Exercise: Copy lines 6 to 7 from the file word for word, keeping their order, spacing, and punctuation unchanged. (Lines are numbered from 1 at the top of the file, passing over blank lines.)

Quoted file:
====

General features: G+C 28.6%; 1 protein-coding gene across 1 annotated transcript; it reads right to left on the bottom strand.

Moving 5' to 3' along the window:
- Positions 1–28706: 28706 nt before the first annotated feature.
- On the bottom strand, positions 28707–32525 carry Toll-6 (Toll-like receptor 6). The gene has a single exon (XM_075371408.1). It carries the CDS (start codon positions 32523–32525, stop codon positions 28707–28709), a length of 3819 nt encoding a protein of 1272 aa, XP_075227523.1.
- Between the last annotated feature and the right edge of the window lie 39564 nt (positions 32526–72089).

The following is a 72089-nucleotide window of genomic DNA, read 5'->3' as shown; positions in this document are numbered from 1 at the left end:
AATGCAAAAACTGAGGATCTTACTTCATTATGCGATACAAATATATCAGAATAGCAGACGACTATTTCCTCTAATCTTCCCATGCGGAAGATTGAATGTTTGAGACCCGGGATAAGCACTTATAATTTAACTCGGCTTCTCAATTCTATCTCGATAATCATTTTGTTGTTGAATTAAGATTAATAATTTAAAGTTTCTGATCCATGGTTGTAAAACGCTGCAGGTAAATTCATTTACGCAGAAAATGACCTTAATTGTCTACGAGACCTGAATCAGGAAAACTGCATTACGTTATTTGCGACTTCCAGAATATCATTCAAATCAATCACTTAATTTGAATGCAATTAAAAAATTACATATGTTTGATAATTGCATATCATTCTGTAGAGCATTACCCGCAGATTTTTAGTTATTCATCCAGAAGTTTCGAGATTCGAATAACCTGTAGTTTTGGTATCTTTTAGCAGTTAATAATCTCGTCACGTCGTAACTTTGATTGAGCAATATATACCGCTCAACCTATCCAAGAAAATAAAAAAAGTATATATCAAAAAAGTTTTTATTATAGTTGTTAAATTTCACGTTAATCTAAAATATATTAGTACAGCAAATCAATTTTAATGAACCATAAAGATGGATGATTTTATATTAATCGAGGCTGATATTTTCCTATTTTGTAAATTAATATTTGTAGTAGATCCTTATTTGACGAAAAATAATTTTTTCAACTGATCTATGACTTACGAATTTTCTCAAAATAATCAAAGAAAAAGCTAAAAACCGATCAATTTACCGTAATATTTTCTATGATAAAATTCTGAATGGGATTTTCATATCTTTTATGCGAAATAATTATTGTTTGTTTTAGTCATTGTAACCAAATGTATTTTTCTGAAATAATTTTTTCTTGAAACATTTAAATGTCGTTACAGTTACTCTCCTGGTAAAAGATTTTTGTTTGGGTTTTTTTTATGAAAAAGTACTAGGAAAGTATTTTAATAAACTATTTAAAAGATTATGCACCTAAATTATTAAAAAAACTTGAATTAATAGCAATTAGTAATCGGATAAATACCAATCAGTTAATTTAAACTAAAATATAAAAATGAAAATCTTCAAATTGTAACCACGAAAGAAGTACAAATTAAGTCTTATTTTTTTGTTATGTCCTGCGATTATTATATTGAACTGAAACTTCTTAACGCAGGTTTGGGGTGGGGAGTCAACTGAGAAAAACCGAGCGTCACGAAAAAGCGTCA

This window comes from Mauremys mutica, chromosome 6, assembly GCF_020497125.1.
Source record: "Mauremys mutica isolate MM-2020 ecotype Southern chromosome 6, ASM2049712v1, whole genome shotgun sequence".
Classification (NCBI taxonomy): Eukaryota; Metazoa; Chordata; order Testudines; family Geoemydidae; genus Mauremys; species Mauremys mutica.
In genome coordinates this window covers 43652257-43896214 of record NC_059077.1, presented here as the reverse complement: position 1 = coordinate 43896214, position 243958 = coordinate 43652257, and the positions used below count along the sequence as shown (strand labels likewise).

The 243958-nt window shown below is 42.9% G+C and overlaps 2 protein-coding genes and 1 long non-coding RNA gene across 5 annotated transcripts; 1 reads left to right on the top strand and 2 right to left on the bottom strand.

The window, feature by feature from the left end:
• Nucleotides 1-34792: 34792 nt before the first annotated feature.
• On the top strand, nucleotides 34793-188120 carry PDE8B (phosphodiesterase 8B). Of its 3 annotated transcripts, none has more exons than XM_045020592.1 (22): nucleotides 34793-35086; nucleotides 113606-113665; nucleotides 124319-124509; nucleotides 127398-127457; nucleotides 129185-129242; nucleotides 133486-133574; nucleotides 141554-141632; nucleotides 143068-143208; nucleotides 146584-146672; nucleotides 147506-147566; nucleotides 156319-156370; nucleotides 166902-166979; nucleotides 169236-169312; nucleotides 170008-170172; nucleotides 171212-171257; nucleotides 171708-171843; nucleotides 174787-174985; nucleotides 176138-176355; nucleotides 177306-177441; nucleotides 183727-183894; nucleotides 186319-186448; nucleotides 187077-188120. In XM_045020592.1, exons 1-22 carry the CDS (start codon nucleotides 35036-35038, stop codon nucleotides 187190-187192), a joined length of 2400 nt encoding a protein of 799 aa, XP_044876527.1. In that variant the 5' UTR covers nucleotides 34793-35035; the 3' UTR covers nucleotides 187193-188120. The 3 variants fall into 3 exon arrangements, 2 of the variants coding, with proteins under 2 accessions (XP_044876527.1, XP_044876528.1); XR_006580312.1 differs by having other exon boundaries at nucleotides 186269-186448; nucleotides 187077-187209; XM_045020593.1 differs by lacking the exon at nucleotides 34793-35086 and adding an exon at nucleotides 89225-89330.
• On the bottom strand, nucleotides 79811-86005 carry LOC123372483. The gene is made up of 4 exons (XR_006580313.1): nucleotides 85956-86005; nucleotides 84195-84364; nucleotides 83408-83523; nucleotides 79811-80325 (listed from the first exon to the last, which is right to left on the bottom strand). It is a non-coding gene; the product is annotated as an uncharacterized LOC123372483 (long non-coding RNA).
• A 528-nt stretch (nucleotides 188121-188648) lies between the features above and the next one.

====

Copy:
The following is a 72089-nucleotide window of genomic DNA, read 5'->3' as shown; positions in this document are numbered from 1 at the left end:
AATGCAAAAACTGAGGATCTTACTTCATTATGCGATACAAATATATCAGAATAGCAGACGACTATTTCCTCTAATCTTCCCATGCGGAAGATTGAATGTTTGAGACCCGGGATAAGCACTTATAATTTAACTCGGCTTCTCAATTCTATCTCGATAATCATTTTGTTGTTGAATTAAGATTAATAATTTAAAGTTTCTGATCCATGGTTGTAAAACGCTGCAGGTAAATTCATTTACGCAGAAAATGACCTTAATTGTCTACGAGACCTGAATCAGGAAAACTGCATTACGTTATTTGCGACTTCCAGAATATCATTCAAATCAATCACTTAATTTGAATGCAATTAAAAAATTACATATGTTTGATAATTGCATATCATTCTGTAGAGCATTACCCGCAGATTTTTAGTTATTCATCCAGAAGTTTCGAGATTCGAATAACCTGTAGTTTTGGTATCTTTTAGCAGTTAATAATCTCGTCACGTCGTAACTTTGATTGAGCAATATATACCGCTCAACCTATCCAAGAAAATAAAAAAAGTATATATCAAAAAAGTTTTTATTATAGTTGTTAAATTTCACGTTAATCTAAAATATATTAGTACAGCAAATCAATTTTAATGAACCATAAAGATGGATGATTTTATATTAATCGAGGCTGATATTTTCCTATTTTGTAAATTAATATTTGTAGTAGATCCTTATTTGACGAAAAATAATTTTTTCAACTGATCTATGACTTACGAATTTTCTCAAAATAATCAAAGAAAAAGCTAAAAACCGATCAATTTACCGTAATATTTTCTATGATAAAATTCTGAATGGGATTTTCATATCTTTTATGCGAAATAATTATTGTTTGTTTTAGTCATTGTAACCAAATGTATTTTTCTGAAATAATTTTTTCTTGAAACATTTAAATGTCGTTACAGTTACTCTCCTGGTAAAAGATTTTTGTTTGGGTTTTTTTTATGAAAAAGTACTAGGAAAGTATTTTAATAAACTATTTAAAAGATTATGCACCTAAATTATTAAAAAAACTTGAATTAATAGCAATTAGTAATCGGATAAATACCAATCAGTTAATTTAAACTAAAATATAAAAATGAAAATCTTCAAATTGTAACCACGAAAGAAGTACAAATTAAGTCTTATTTTTTTGTTATGTCCTGCGATTATTATATTGAACTGAAACTTCTTAACGCAGGTTTGGGGTGGGGAGTCAACTGAGAAAAACCGAGCGTCACGAAAAAGCGTCA